"Basically, the machine is a flap bolted to the seabed 500 meters offshore," said Adam Young, lead engineer for Aquamarine's testing operation. "And it gets a lot of battering." Weighing in at 1,323 tons, the Oyster is built to reliably produce electricity amid the chaos of a churning sea.
"Everything has to be technically perfect because of the physical conditions of a near-shore installation," said Young. "Yes, there is offshore technology know-how out there, but it's deep sea," where there are few waves, he said. "Near-shore technology hasn't been developed to the same degree. You can't apply deep-sea technology used for oil and gas to wave energy."
There are other challenges, too. The source voltage fluctuates, depending upon sea conditions. "What starts out as AC [alternating current] voltage has to be converted from AC to DC [direct current], then back to 50 hertz AC to be exported to the grid," said Young. "There are huge expenses involved in this technology. And there is the grid connectivity issue."
An 'outdated' transmission fee
As far as Orkney developers are concerned, the U.K. grid connectivity problem is as much of an obstacle as a stormy sea, thanks to the charge electricity producers must pay to the government to transmit the power they generate onto the national grid. The rate structure was developed in the last century, when all of the United Kingdom's energy came from coal-fired or nuclear sources.
"You have to look at power generation from the point of view of population, and of resources," said Martin McAdam, CEO of Aquamarine Power. "The fee structure reflects the existing node structure. Power stations were built as close as possible to centers of industry and large cities."
There was a time when this design made sense.
"You can bring coal by ship or train to the location of the power station, and you can bring nuclear fuel to the coast where the plant is located," said McAdam. "But you can't bring wind and tides and waves to the power station in London. You have to build a wind farm where the wind is, and a wave farm where the waves are."
At the time the U.K. national grid was built, the goal was to concentrate massive amounts of power-generating capacity close to industrial centers and urban ratepayers.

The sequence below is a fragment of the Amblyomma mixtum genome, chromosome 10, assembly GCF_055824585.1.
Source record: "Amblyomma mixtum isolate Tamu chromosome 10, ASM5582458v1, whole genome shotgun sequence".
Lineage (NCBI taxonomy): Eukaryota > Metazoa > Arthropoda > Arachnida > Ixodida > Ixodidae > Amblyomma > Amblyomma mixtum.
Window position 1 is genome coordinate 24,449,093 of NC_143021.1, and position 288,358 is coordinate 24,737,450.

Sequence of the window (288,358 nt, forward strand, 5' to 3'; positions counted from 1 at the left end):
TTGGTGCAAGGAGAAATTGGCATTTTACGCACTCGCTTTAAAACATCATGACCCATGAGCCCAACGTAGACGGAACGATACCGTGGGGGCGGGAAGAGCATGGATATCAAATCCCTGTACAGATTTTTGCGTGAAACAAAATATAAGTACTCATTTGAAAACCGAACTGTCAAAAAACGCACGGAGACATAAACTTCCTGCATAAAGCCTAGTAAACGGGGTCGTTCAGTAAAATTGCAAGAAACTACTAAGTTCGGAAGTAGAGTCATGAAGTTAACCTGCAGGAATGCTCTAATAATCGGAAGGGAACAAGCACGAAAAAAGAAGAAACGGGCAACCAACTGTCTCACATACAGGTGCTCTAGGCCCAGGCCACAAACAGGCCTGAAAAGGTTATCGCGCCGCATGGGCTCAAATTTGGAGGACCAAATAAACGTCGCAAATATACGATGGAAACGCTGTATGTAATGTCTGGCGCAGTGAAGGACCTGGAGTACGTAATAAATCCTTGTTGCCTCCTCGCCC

"Effectively, Ofgem [the U.K. energy regulatory agency] discriminates against wind power projects from the Highlands and wave power from Orkney. We pay 10 to 15 times the national average rate for connection to the grid," said McAdam, who said the charges make it more difficult to attract much-needed capital investment.
"The grid planners know how to deal with ever-greater quantities of renewable energy. The desire to develop a low-carbon economy is thwarted by an outdated grid charging system," he said.
Fortunately for McAdam, Scotland's politicians appear more interested in a wave-powered future.
Fergus Ewing, the Scottish energy minister, recently announced at the Scottish Renewables Marine Conference that Aquamarine and Pelamis would share a £13 million award, a first wave array support program, part of the Scottish government's Marine Renewables Commercialization Fund.
For the United Kingdom as a whole, however, judging from its recent track record, the prospects for a fossil-fuel-free future are looking less rosy.
In 2012, according to the most recent E.U. statistics, the United Kingdom generated only 3.93 percent of its energy from renewables (wind, solar and biofuels). The target for 2012 was 4.04 percent. These figures fall far short of the legally binding goal of 15 percent by 2020.
In contrast, Norway currently generates more than 60 percent of its power through renewables, mostly hydroelectric power.
The United Kingdom ranks 25th out of 27 E.U. countries in its use of renewable energy. Malta, at the far end of the scale, produces none of its power from renewable sources.